Kentucky Downs – A Pastoral and Primal Experience By Neal Benoit
I recently returned to Kentucky Downs for the 2nd consecutive year, and I’m happy to report my experience was exhilarating. At one point I said to my wife, “This is becoming my favorite racetrack to visit.” Without missing a beat, she replied, “You say that about EVERY racetrack that we visit.” Touché.
We do visit a lot of racetracks. Just in the past year, I counted ten altogether. From Saratoga, down to Gulfstream, and all the way up to Emerald Downs in the Pacific Northwest. But Kentucky Downs is different, and in this case I mean “different” in a good way.
As a regular and lifelong horseplayer, I confess that I’m attracted to the simple pleasures of the sport. Seeing and hearing horses in full gallop, listening to the chatter of jockeys, being close to the trainers, horses, and grooms. Kentucky Downs offers this opportunity in spades. At one point a very famous trainer was standing on the rail during the post parade and bantering with the jockeys and outriders passing by. Another time I was discussing the contentious stretch run that resulted in a 3-way photo and a jockey’s objection. Just so happens, my conversation was with the trainer for one of the horses involved in the blanket finish. Where else does that kind of thing happen?
In every race at Kentucky Downs the simple pleasures begin with a preamble by track announcer John Lies (pronounced Lees) that leads to a discussion with paddock commentator Gary West. Listening to these two gentlemen is comforting to the ear.
As a lifelong fan, there weren’t too many things they said that I didn’t already know. But it was just how they said them that kept my attention. It was so much nicer than listening to some public handicapper prattle on about “This horse won on a golden rail last time,” or “That trainer has won 17% of these races on a drop down for a tag.” John and Gary purposely avoid the jargon that turns off many fans.
In my opinion, John Lies is exactly what racetracks need to appeal to new and young fans. He possesses a natural “teaching” quality that makes him both fun to listen to and educational. Prior to a maiden claiming race he explained the nature of this “class” of race and the type of horse that he is looking for when evaluating the contenders.
Regarding how John calls the races, I appreciate the details he provides in his race calls that helps fans decipher exactly how a race was run with regards to pace, trips, jockey movements, etc. He also seems to have an innate ability to pick up on horses making winning moves during a race and bringing attention to them at the earliest possible point.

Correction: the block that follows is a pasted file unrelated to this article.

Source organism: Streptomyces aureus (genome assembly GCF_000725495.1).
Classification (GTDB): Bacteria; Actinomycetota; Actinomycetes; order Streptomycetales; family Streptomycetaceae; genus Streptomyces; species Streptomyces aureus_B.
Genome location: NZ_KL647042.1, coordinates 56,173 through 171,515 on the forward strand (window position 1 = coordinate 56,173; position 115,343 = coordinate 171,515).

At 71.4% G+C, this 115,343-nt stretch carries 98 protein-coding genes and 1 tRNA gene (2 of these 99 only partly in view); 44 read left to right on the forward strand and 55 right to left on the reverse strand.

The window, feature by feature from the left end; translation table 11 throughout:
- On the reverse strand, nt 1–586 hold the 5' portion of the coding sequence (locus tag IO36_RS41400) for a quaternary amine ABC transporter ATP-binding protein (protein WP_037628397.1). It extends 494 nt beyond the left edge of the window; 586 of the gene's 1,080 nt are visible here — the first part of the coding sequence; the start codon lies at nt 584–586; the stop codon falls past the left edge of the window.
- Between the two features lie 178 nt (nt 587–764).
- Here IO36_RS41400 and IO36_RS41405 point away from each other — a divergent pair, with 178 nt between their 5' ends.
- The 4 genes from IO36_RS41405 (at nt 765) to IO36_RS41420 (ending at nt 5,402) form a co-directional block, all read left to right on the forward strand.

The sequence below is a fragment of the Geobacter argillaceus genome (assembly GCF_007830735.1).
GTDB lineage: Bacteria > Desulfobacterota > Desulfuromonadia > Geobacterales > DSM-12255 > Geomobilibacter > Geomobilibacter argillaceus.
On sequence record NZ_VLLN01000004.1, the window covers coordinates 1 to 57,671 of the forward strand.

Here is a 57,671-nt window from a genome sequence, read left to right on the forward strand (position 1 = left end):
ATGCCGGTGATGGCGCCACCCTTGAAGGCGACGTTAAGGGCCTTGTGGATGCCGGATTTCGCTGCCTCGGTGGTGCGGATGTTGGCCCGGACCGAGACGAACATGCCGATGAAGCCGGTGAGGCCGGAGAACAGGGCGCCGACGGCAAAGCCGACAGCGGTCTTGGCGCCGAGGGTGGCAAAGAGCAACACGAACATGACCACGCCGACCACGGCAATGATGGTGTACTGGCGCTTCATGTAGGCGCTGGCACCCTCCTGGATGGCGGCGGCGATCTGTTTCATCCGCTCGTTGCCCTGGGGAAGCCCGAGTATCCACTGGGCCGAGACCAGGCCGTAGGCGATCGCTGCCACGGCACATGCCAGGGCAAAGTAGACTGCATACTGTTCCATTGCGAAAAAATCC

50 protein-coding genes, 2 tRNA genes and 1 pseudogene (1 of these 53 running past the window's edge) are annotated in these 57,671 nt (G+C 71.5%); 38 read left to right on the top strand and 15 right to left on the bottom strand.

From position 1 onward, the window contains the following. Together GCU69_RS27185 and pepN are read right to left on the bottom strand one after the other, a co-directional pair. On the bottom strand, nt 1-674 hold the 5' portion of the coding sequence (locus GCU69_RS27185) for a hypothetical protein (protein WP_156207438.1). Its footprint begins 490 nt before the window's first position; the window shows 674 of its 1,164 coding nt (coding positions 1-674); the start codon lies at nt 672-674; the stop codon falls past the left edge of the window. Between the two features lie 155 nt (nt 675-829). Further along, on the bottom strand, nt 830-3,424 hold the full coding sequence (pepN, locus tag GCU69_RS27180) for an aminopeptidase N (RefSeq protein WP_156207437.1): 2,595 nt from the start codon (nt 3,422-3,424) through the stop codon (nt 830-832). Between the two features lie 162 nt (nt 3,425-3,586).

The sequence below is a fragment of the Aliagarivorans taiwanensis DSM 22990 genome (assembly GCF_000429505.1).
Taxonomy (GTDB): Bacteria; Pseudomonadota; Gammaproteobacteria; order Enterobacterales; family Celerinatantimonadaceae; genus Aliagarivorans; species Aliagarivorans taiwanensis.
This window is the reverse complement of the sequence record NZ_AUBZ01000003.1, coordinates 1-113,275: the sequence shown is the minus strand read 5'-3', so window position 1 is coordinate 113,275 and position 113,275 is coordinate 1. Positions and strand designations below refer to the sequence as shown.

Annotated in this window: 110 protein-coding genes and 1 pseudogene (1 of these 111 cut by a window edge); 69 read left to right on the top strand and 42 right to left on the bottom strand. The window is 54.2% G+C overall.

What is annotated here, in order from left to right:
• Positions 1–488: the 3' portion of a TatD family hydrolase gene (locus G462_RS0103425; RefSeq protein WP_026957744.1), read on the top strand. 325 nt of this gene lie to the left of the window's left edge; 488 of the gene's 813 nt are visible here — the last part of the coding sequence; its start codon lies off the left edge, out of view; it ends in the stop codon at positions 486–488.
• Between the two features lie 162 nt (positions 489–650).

Gary West is a writer for ESPN most of the year, but during the five days of live racing at Kentucky Downs he provides commentary in the paddock. Gary is like a walking racing encyclopedia, with anecdotes that ranged from the origin of the term “purse” to an explanation of the original name of Kentucky Downs, which was “Dueling Grounds.”
“Lawn Ranger” on the lead.
It seems that back in the 19th century, it was lawful in Kentucky to settle differences by way of a pistol duel and the 260-acre grounds that is now Kentucky Downs was a very popular destination. Apparently famous figures such as Andrew Jackson and Sam Houston visited the “dueling grounds” to witness such duels.
In a conversation with Gary, I explained how I was captivated by the whole experience at Kentucky Downs. He replied, “You know, horse racing began in pastoral settings. And I don’t know why more places don’t try to recreate that experience.” I often tell people that Kentucky Downs is what I imagine racing was like 150 years ago. Plunk some chairs down in a field. Mark out a course that goes around that oak tree in the far corner, up the hill on the backside, down and around that pond full of geese, and then back up the hill to end where we started.
KD Post Parade
From the moment the horses enter the track after leaving the paddock, you feel connected to them. If you are the type of person who benefits from seeing the horses in the flesh before a race, then there is no place like Kentucky Downs to have that experience.
I do not exaggerate when I say you can reach out and touch the horses. I don’t advise it, because moments before a race is not the best time to pet a horse on the nose.
You can hear them breathe. You can see their skin, muscle, hooves, ears, and eyes. Those enormous and beautiful eyes that have a way of finding you and reflecting back your image. You watch as they parade by you, loosening up their limbs, stepping lightly over the green surface, sometimes bouncing as though the grass were made of rubber. If you allow it, the whole experience can be truly surreal.
Aldara Heading Home
And then, during the race, when the horses make their run up the gradual incline towards the finish line, you are again only a few feet away from them. You see and hear their effort, as they give everything in their being to run as fast as they can, to get to that finish line ahead of the other horses.
I often wonder; do horses actually know whether or not they won the race? Then you see them return after their gallop out, and you can almost spot the winner even if you hadn’t seen the race. There’s a look, a feeling, a sense of accomplishment. They often stand a bit taller, and implicitly suggest, “Oh yea … I’m the winner.”
So that’s what Kentucky Downs is all about. It’s simple. It’s pastoral. It’s primal. If more racetracks could recreate this experience, I believe there would be no end to the fans that might fall in love with this sport.